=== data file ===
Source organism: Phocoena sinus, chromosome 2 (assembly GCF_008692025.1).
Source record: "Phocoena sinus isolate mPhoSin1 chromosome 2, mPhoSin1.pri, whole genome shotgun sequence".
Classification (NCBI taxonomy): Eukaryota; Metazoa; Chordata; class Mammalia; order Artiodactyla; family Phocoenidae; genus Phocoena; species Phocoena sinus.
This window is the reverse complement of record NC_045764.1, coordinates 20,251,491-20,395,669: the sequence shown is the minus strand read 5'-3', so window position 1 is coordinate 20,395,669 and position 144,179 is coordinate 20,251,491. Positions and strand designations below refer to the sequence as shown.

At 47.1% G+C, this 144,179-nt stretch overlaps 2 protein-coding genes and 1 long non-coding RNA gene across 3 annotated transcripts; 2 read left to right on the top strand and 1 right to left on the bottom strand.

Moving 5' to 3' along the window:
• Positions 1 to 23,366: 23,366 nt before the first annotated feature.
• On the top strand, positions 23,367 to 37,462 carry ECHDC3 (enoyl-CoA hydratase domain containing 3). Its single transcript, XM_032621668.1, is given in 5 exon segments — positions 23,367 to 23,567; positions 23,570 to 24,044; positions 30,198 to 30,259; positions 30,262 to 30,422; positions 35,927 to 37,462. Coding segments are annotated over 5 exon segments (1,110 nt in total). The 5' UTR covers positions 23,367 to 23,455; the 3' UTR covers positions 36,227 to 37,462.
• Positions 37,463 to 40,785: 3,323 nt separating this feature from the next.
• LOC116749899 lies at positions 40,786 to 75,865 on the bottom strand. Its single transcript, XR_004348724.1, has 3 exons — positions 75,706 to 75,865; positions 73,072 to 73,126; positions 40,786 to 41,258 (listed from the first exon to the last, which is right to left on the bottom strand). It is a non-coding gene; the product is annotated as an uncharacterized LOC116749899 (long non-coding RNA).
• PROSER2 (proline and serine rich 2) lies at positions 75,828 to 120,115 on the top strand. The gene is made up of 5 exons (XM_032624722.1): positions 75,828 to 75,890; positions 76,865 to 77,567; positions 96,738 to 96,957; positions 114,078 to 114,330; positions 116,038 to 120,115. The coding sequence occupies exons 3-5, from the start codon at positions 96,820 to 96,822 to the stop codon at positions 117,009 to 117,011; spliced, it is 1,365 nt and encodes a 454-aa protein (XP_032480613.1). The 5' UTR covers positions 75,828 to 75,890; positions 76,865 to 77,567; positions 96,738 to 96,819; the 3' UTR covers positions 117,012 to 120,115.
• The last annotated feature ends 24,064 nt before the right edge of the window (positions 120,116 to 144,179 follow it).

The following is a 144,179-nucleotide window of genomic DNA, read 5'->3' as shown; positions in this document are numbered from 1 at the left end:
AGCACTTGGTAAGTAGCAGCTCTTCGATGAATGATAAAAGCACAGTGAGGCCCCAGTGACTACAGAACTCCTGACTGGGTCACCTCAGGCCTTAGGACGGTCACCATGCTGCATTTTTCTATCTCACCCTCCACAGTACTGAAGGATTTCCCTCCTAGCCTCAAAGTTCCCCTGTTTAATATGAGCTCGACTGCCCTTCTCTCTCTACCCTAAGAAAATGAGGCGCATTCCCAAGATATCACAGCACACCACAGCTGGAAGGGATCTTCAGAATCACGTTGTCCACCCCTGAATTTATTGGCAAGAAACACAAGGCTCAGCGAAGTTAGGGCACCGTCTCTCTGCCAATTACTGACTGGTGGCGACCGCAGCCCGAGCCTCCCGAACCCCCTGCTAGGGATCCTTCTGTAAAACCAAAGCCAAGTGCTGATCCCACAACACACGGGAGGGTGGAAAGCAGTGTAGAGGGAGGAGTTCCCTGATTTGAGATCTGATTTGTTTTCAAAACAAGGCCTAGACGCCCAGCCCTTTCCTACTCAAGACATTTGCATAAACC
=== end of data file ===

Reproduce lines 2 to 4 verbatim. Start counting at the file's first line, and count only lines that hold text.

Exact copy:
Source record: "Phocoena sinus isolate mPhoSin1 chromosome 2, mPhoSin1.pri, whole genome shotgun sequence".
Classification (NCBI taxonomy): Eukaryota; Metazoa; Chordata; class Mammalia; order Artiodactyla; family Phocoenidae; genus Phocoena; species Phocoena sinus.
This window is the reverse complement of record NC_045764.1, coordinates 20,251,491-20,395,669: the sequence shown is the minus strand read 5'-3', so window position 1 is coordinate 20,395,669 and position 144,179 is coordinate 20,251,491. Positions and strand designations below refer to the sequence as shown.